Sierra de la Giganta is one of the last remaining wild stretches of Baja California Sur’s coastline, but it is increasingly coming under the pressure of developers who are eager to replicate Mexico’s other tourism mega-destinations. It is also one of Mexico's poorest regions, with existing economic options limited to fishing, mining, and other resource extractive activities. With the support of the Resources Legacy Fund, Solimar and our local partner, RED Sustainable Travel, are working to identify the opportunities to link tourism, conservation, and rural development in this region.
In order to ensure the long-term protection of Sierra de la Giganta's natural and cultural resources, solutions must address the region’s conservation goals while also providing real economic opportunities for the local population. These goals present a perfect opportunity for sustainable tourism, as it is an economic activity that depends upon the preservation of natural and cultural resources rather than its extraction.
Solimar and RED's initial tourism assessment revealed a number of interesting potential tourism models for the Sierra de la Giganta region, concepts that will be developed and documented in business plans that can then be used to attract donors and investors to the region.
The first potential model focuses on marine tourism. Establishing a network of coastal community tourism service providers would allow locals to benefit from the marine tourism activities already taking place in the region in the form of kayaking tours, sailboat rentals, and private yacht owners. Local communities could provide complimentary experiences such as mule trekking tours, salt-water fly fishing guide services, and restaurant/food services.
Secondly, a private reserve eco lodge could boost the current tourism offerings. A local conservation organization that established a private coastal reserve is considering the development of a small-scale ecolodge that would enable visitors to not only spend a night in the reserve, but also to participate in the organization's terrestrial and marine monitoring and research activities. From checking bighorn sheep motion cameras to conducting fish counts in the Sea of Cortez, the lodge would give visitors a chance to be "biologists for a day". Such a lodge would also create needed jobs and revenue for local communities, as well as begin to better integrate those communities into the reserve's conservation activities.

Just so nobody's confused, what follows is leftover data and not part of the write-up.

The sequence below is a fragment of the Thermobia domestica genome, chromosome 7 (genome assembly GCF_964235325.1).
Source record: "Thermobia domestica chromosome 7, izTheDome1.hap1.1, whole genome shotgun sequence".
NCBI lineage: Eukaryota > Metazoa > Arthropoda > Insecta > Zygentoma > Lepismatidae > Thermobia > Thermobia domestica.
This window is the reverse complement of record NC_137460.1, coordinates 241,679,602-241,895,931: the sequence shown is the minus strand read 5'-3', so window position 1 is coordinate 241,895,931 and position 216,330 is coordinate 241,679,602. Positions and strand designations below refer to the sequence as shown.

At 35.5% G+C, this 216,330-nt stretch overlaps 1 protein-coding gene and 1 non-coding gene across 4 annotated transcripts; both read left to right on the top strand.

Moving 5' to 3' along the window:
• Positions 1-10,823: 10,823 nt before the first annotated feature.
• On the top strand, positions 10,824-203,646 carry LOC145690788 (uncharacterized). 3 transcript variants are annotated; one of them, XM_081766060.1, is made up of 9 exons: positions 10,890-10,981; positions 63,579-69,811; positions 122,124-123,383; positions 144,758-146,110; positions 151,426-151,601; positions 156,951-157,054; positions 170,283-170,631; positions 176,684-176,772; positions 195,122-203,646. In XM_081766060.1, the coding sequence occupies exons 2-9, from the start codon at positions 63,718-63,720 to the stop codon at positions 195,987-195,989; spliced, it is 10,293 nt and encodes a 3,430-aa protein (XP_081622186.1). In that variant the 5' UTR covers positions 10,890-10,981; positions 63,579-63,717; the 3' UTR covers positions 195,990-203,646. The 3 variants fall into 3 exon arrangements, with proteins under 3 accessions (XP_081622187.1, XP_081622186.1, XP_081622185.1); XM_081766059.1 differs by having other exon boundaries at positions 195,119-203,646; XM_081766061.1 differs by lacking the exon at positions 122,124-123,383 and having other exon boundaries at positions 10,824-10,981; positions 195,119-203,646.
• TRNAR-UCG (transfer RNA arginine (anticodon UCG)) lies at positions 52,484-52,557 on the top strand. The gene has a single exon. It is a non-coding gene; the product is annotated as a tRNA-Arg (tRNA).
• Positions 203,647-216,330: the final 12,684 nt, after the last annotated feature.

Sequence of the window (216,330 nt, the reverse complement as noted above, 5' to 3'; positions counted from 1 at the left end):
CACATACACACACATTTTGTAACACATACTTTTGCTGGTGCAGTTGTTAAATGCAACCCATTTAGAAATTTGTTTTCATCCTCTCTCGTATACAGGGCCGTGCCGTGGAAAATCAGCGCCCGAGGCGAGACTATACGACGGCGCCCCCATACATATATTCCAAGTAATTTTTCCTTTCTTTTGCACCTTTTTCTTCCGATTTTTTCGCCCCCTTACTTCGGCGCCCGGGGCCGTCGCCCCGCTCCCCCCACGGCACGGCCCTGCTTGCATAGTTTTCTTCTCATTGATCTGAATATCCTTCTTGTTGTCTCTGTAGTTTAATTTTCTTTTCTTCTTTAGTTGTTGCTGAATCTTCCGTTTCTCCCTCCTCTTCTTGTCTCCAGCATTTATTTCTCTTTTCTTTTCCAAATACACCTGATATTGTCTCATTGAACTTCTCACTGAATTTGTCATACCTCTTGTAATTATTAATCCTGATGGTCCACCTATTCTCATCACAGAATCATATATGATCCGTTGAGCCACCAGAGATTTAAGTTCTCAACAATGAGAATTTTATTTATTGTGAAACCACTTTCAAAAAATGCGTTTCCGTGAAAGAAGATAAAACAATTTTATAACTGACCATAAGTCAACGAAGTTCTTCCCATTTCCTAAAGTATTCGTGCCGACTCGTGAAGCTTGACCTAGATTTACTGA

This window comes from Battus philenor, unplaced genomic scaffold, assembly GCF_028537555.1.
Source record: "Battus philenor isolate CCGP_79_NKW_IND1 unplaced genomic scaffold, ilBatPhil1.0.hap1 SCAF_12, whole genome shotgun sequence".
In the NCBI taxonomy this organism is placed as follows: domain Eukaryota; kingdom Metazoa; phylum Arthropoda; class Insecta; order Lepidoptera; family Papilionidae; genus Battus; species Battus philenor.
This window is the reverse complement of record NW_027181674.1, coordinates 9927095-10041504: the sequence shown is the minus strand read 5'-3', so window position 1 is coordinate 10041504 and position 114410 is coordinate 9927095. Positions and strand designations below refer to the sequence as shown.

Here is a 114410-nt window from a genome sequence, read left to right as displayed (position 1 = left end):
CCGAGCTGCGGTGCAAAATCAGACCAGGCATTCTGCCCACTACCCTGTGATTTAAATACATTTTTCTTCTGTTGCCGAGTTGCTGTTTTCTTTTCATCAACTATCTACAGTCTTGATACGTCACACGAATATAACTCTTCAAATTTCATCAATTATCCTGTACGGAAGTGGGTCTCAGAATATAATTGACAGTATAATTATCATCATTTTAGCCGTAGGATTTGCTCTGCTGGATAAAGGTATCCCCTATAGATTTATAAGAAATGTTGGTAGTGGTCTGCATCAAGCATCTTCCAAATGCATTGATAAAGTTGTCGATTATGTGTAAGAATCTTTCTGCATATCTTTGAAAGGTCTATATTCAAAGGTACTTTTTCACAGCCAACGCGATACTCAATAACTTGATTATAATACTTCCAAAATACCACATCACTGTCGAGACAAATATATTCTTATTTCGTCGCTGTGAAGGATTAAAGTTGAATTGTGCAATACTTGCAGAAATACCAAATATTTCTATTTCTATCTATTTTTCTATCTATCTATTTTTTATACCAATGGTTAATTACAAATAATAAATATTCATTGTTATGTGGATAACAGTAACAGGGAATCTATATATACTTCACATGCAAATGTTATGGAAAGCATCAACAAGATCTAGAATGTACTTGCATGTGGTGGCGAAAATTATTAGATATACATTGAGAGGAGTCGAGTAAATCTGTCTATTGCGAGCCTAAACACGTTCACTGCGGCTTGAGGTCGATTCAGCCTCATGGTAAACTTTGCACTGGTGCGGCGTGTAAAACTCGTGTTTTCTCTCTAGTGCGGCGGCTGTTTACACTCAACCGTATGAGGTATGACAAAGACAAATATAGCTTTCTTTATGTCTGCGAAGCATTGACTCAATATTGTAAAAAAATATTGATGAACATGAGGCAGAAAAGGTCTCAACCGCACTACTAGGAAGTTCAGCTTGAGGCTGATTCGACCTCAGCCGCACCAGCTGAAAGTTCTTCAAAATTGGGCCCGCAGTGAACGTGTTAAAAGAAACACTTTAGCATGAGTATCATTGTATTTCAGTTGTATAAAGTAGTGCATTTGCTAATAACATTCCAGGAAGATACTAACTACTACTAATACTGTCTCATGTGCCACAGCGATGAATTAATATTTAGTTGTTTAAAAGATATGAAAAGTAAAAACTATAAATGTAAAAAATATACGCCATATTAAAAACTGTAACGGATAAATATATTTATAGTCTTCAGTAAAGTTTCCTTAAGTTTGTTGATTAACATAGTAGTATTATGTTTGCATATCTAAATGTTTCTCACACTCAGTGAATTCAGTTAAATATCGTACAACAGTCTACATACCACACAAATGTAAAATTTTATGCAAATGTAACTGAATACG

With the assessment complete, we look forward to further developing these business plans into a shared vision of sustainable tourism for this unique region.
El Pardito fishing community inhabits a tiny island in the Sea of Cortez, surrounded by ocean and soaring desert mountains.
Part of the cultural attraction of Sierra la Giganta is the continuation of traditional economic activities like fishing. The goal of sustainable tourism is not to replace those activities entirely, but rather introduce additional economic alternatives to reduce the pressure on the region’s natural resources.
Local artisans show off their handiwork in El Pardito.
Solimar & RED team members assess new tourism opportunities in Sierra de la Giganta.
Sierra la Giganta in Baja California Sur, Mexico is a remote and remarkable desert landscape where soaring red rock mountains plunge into the clear and cool waters of the Gulf of California. Solimar International and local partner RED Sustainable Travel have been working in the region for the last year to develop a destination management and marketing plan that promotes Sierra la Giganta's unique natural and cultural resources, local communities and sustainability.
The following photo essay highlights our work in Sierra la Giganta, captured during a recent site visit.The region's stark desert landscape is juxtaposed by the Gulf of California, one of the most biologically diverse seas on the planet and home to many species of reef fish, sharks, whales, and marine turtles.
One of the main reasons Sierra la Giganta hasn't succumbed to the mass tourism model seen in other Mexican coastal destinations is its isolation. Accessible almost exclusively by boat, the region's stunning coastline is a playground for sea kayakers, divers, snorkelers and other adventure seekers.
Words carved into a rock by some of the region's earliest settlers share the most important rule to live by in a desert region with more than 300 days of sunshine and only about 6" of rain per year. "Water is Life".